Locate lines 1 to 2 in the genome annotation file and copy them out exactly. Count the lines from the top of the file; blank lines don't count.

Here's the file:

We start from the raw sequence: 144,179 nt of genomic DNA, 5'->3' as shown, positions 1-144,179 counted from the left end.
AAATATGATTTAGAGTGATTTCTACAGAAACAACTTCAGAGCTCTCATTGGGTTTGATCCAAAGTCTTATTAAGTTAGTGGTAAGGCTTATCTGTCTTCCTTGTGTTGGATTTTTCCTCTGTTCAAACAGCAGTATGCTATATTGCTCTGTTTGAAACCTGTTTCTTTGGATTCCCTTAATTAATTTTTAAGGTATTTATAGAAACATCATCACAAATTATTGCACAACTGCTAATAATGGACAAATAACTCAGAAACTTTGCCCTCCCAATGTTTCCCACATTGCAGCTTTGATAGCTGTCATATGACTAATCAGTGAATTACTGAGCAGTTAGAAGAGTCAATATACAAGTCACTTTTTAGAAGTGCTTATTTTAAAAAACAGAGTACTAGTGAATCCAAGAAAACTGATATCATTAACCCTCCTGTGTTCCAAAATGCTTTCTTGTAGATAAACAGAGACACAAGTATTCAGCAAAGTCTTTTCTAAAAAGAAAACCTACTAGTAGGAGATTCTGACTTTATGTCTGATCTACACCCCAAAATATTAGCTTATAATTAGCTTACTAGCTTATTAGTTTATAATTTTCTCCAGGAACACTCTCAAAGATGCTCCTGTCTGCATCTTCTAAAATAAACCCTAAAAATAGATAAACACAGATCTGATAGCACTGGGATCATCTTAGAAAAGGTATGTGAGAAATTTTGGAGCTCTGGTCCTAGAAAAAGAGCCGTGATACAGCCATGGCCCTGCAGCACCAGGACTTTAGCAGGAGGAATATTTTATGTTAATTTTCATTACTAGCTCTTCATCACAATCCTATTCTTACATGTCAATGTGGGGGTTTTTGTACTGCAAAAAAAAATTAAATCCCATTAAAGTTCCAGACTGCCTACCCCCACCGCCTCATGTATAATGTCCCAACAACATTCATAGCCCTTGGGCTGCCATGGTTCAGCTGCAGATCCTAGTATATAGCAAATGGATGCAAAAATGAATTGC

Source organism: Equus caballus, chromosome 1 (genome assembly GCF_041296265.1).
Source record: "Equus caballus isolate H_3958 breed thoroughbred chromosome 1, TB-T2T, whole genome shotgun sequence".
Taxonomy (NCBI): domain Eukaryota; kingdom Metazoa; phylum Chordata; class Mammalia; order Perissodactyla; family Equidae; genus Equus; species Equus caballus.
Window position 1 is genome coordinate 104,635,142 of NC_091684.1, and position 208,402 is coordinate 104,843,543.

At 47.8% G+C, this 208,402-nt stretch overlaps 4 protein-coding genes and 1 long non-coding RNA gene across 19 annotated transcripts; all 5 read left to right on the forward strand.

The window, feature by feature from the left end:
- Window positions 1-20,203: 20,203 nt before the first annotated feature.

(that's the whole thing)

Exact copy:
We start from the raw sequence: 144,179 nt of genomic DNA, 5'->3' as shown, positions 1-144,179 counted from the left end.
AAATATGATTTAGAGTGATTTCTACAGAAACAACTTCAGAGCTCTCATTGGGTTTGATCCAAAGTCTTATTAAGTTAGTGGTAAGGCTTATCTGTCTTCCTTGTGTTGGATTTTTCCTCTGTTCAAACAGCAGTATGCTATATTGCTCTGTTTGAAACCTGTTTCTTTGGATTCCCTTAATTAATTTTTAAGGTATTTATAGAAACATCATCACAAATTATTGCACAACTGCTAATAATGGACAAATAACTCAGAAACTTTGCCCTCCCAATGTTTCCCACATTGCAGCTTTGATAGCTGTCATATGACTAATCAGTGAATTACTGAGCAGTTAGAAGAGTCAATATACAAGTCACTTTTTAGAAGTGCTTATTTTAAAAAACAGAGTACTAGTGAATCCAAGAAAACTGATATCATTAACCCTCCTGTGTTCCAAAATGCTTTCTTGTAGATAAACAGAGACACAAGTATTCAGCAAAGTCTTTTCTAAAAAGAAAACCTACTAGTAGGAGATTCTGACTTTATGTCTGATCTACACCCCAAAATATTAGCTTATAATTAGCTTACTAGCTTATTAGTTTATAATTTTCTCCAGGAACACTCTCAAAGATGCTCCTGTCTGCATCTTCTAAAATAAACCCTAAAAATAGATAAACACAGATCTGATAGCACTGGGATCATCTTAGAAAAGGTATGTGAGAAATTTTGGAGCTCTGGTCCTAGAAAAAGAGCCGTGATACAGCCATGGCCCTGCAGCACCAGGACTTTAGCAGGAGGAATATTTTATGTTAATTTTCATTACTAGCTCTTCATCACAATCCTATTCTTACATGTCAATGTGGGGGTTTTTGTACTGCAAAAAAAAATTAAATCCCATTAAAGTTCCAGACTGCCTACCCCCACCGCCTCATGTATAATGTCCCAACAACATTCATAGCCCTTGGGCTGCCATGGTTCAGCTGCAGATCCTAGTATATAGCAAATGGATGCAAAAATGAATTGC